Because Aquemini is a classic.


Thursday, February 24, 2011



If I wasn't sleepy enough to go numb in my fingers, I'd be writing tonight. But it's a wrap for me, ladies and gents. I'll be back tomorrow night after a decent night's sleep.

Thanks for stickin' with me, everyone.


Wednesday, February 23, 2011

The Last Poets: The First Hip Hop

If they aren't, I don't mind if they get the credit.

My parents own at least 400 records, and I think I've listened to every single one of them. Out of all those records, I'm pretty sure I listened to The Last Poets album more than any other.

I remember first discovering this historic piece of vinyl when I was about seven or eight years old. I would get home from school while my parents were still at work. The television would get pretty boring after a while, so I would sit Indian-style (Is that racist? Should that be "Native American-style"?) in front of the stereo, open the liner notes with the lyrics, and listen to these cats talk about damage caused by black stereotypes or the complexities of religion. It was also one of the first times I encounter the word "nigga" in all its sophisticated glory. Looking back on it now, it's odd how a such a young kid could be attracted to such complicated material. Even though I didn't have much of an idea why, at the time I felt it was important for me to hear.

It was.


Tuesday, February 22, 2011

The King's Speech

I don't have much tonight. So I'm just gonna pass it over to this guy. Every once in a while he says something interesting.

I had a full day of theatre and I'm beat. See ya'll tomorrow.


Monday, February 21, 2011

Story Time with DJ Premier

from Complex magazine:

Without a doubt, DJ Premier is top-five dead-or-alive, one of the greatest hip hop producers ever, and your favorite producer's producer won't tell you any different. The Houston, Texas native's sound, which consists of chopped samples looped over crisply punched drums, and accented with a signature scratch chorus, hasn't changed much, but still fits as the perfect hip hop soundtrack for New York's Timberland-boots-certified street aesthetic.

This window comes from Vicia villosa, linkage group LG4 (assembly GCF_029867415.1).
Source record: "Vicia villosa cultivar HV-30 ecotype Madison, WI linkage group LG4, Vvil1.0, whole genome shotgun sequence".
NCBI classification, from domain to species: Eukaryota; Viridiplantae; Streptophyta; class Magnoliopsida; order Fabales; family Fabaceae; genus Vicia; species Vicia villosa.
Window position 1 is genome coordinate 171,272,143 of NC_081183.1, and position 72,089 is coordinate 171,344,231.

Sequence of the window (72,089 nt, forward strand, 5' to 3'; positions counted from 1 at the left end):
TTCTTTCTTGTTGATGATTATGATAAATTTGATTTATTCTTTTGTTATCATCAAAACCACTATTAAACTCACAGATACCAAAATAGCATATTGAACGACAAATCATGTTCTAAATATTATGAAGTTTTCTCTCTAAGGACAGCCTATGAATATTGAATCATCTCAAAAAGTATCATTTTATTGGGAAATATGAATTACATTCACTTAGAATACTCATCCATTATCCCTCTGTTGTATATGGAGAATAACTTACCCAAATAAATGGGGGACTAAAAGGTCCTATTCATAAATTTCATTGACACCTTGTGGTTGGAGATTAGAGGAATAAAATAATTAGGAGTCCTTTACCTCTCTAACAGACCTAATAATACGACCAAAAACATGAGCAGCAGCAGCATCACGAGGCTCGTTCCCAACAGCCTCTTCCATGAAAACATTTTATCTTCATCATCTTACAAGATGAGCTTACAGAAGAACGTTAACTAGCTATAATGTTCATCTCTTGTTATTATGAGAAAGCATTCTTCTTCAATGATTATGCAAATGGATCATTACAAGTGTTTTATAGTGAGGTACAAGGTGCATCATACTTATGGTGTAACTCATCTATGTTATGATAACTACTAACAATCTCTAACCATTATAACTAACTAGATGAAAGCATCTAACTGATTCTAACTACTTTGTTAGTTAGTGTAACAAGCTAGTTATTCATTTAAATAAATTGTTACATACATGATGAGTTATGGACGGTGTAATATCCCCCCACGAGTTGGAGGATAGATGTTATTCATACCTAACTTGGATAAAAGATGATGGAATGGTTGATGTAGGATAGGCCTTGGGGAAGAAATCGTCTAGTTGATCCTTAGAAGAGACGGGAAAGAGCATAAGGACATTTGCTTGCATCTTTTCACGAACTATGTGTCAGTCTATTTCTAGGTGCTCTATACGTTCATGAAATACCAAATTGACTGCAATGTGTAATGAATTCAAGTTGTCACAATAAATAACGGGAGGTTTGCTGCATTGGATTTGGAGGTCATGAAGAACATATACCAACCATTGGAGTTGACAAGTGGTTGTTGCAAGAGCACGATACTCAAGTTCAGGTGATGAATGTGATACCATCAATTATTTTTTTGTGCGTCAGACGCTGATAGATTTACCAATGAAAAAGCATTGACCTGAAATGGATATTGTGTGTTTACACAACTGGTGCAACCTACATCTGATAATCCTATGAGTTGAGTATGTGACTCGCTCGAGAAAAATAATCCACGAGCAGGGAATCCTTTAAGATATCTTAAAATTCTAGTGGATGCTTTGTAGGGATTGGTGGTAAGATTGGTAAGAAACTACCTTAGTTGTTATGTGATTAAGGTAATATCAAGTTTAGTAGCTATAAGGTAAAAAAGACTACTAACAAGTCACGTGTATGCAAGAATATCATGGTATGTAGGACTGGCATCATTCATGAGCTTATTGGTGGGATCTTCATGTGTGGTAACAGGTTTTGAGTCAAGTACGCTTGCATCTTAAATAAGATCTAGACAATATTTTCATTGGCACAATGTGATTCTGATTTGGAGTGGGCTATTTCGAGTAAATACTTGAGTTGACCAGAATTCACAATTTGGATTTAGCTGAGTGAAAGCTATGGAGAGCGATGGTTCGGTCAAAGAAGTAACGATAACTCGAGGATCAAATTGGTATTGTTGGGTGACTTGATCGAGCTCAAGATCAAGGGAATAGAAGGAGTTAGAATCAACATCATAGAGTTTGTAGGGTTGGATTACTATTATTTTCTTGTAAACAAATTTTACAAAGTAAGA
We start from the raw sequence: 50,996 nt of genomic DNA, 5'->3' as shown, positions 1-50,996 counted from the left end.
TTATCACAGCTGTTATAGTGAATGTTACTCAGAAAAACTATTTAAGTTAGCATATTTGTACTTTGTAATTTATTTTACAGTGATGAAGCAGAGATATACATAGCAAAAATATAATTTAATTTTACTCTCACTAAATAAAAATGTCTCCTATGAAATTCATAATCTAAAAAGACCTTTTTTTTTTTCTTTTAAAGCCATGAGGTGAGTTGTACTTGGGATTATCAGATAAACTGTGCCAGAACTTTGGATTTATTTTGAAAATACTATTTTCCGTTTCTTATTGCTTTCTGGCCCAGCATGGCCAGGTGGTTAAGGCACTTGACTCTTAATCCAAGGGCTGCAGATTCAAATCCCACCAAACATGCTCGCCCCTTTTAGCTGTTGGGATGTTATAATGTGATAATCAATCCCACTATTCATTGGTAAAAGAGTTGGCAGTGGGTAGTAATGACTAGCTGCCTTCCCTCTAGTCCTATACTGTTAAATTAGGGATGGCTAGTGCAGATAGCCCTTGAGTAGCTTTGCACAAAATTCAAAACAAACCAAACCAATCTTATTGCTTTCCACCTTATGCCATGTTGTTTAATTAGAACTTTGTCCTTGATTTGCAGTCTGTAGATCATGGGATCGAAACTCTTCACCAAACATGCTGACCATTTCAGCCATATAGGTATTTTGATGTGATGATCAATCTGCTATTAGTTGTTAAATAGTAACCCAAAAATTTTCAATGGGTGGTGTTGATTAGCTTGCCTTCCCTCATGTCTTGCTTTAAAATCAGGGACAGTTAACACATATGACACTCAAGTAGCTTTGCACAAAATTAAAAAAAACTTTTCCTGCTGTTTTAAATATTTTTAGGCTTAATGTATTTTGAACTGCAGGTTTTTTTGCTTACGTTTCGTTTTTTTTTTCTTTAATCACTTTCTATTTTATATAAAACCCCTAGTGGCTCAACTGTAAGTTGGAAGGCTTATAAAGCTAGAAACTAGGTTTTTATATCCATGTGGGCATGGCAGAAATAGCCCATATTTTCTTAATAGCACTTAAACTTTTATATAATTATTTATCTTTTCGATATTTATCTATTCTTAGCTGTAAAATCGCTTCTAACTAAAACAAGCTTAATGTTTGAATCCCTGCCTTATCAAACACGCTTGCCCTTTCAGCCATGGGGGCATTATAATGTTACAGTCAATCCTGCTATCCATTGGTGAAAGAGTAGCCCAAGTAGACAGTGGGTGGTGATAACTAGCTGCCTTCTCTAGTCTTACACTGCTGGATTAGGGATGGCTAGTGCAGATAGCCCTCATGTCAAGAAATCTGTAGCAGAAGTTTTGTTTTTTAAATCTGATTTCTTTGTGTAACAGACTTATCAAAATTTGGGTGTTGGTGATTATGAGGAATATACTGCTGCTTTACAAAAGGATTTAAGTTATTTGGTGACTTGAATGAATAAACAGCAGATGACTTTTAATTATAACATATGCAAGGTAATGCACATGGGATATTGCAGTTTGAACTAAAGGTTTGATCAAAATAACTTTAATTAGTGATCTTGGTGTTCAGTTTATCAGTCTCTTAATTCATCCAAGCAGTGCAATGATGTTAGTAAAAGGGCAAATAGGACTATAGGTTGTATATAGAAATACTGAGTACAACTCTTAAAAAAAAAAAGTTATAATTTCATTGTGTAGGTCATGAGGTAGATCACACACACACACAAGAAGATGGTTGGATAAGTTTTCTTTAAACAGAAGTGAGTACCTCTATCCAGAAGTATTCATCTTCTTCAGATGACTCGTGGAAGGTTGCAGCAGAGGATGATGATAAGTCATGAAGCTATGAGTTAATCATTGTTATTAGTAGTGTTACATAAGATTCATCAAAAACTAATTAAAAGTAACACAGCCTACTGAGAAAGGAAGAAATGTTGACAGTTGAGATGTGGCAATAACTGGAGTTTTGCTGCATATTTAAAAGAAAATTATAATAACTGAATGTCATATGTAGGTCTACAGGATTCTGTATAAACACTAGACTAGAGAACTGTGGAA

Even after 22 years in the game, reports about his production credits possibly surfacing on the upcoming albums of everyone from Drake to Immortal Technique keep fans on their toes. His continuous relevance asserts that East Coast boom-bap sound is still beloved by many, and upcoming projects like the collaboration album with Pete Rock will only maintain the flame. With that said, to the jizzing joy of those who masturbate to MPC noises, we recently went to the legendary HeadQCourterz (formerly known as D&D Studios) in Manhattan to hear the master craftsman share anecdoetes behind some of his all-time classics...

More here.

I didn't know it at the time, but DJ Premier affected my perspective of hip hop in a way that made me feel validated in listening to street stories. Between the ages of 12 and 14, I didn't want anything to do with hip hop music. I thought it was too vulgar, too arrogant, or too violent, and I couldn't identify with the words I heard. I was also quite resistant to what was considered "popular". In some ways, I suppose I still am. Nevertheless, most of my musical taste then involved jazz and r&b, not hip hop.

Then came the summer before my junior year in high school. My brother was visiting home during his time stationed at Fort Benning in Georgia. And when he brought all his stuff in the house, I noticed this grey padded case he used for carrying his CD collection. I jumped on it, and I spent an entire night picking through his music in the hopes of something interesting. Two of the albums in that case claimed me, ATLiens by OutKast and The Score by The Fugees. I commandeered them for more scrutiny, and they were heavily rotated!

So here I am, I'm 16 years old and I'm thinking to myself, "Alright. I'm not really into hip hop, but I like this two albums. I'll just listen to them." And for a long while, that's what I did. Nothing else in hip hop mattered for me except The Fugees or OutKast. I listened to those two records over and over, and practically learned every single word on both. In fact, I'm pretty sure I could crank out 60-70% of either one on the spot. Those albums are ingrained in my body for the rest of time, I can assure you.

So this is where DJ Premier came in.

The year was 1997 and Jay-z's album In My Lifetime, Vol. 1 was released a few months into my OutKast/Fugees binge. EVERYBODY had it. The first single "Who You Wit" had already been spinning on the radio for some time by then and in September we got hit with the second one, "(Always Be My) Sunshine." So Jay was everywhere, all the time; I couldn't stand it. Like I mentioned earlier, I couldn't identify with much of what artists like Jay were saying. I was much more attracted to emcees who composed with a more cosmopolitan sense of the world; emcees like Dre or Lauryn.

But then I heard "...A Million and One Questions...""